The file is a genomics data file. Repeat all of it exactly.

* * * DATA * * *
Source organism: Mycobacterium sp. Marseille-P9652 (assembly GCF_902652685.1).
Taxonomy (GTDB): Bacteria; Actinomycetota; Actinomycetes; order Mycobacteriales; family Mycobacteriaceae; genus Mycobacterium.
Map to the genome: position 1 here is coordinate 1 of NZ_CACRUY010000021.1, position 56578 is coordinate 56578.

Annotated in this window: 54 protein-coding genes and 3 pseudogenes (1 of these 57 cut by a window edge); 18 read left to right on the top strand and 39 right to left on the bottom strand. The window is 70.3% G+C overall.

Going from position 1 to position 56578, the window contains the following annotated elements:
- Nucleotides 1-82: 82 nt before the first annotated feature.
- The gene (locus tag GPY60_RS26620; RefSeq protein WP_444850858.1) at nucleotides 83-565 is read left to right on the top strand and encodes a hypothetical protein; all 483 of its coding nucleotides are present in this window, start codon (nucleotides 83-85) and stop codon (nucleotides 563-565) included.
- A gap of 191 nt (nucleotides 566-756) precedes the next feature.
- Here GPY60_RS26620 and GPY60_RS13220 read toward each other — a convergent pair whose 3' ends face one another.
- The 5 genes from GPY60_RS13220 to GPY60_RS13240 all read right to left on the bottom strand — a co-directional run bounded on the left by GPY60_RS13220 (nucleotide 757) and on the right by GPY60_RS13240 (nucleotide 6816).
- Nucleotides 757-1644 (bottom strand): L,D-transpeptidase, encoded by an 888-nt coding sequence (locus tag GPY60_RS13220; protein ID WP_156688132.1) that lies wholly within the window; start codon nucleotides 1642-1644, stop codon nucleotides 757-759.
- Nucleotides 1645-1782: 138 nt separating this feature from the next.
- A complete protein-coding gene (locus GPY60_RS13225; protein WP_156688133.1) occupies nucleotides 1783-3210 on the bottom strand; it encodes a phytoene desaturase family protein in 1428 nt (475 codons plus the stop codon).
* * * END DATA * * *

Source organism: Mycobacterium sp. Marseille-P9652 (assembly GCF_902652685.1).
Taxonomy (GTDB): Bacteria; Actinomycetota; Actinomycetes; order Mycobacteriales; family Mycobacteriaceae; genus Mycobacterium.
Map to the genome: position 1 here is coordinate 1 of NZ_CACRUY010000021.1, position 56578 is coordinate 56578.

Annotated in this window: 54 protein-coding genes and 3 pseudogenes (1 of these 57 cut by a window edge); 18 read left to right on the top strand and 39 right to left on the bottom strand. The window is 70.3% G+C overall.

Going from position 1 to position 56578, the window contains the following annotated elements:
- Nucleotides 1-82: 82 nt before the first annotated feature.
- The gene (locus tag GPY60_RS26620; RefSeq protein WP_444850858.1) at nucleotides 83-565 is read left to right on the top strand and encodes a hypothetical protein; all 483 of its coding nucleotides are present in this window, start codon (nucleotides 83-85) and stop codon (nucleotides 563-565) included.
- A gap of 191 nt (nucleotides 566-756) precedes the next feature.
- Here GPY60_RS26620 and GPY60_RS13220 read toward each other — a convergent pair whose 3' ends face one another.
- The 5 genes from GPY60_RS13220 to GPY60_RS13240 all read right to left on the bottom strand — a co-directional run bounded on the left by GPY60_RS13220 (nucleotide 757) and on the right by GPY60_RS13240 (nucleotide 6816).
- Nucleotides 757-1644 (bottom strand): L,D-transpeptidase, encoded by an 888-nt coding sequence (locus tag GPY60_RS13220; protein ID WP_156688132.1) that lies wholly within the window; start codon nucleotides 1642-1644, stop codon nucleotides 757-759.
- Nucleotides 1645-1782: 138 nt separating this feature from the next.
- A complete protein-coding gene (locus GPY60_RS13225; protein WP_156688133.1) occupies nucleotides 1783-3210 on the bottom strand; it encodes a phytoene desaturase family protein in 1428 nt (475 codons plus the stop codon).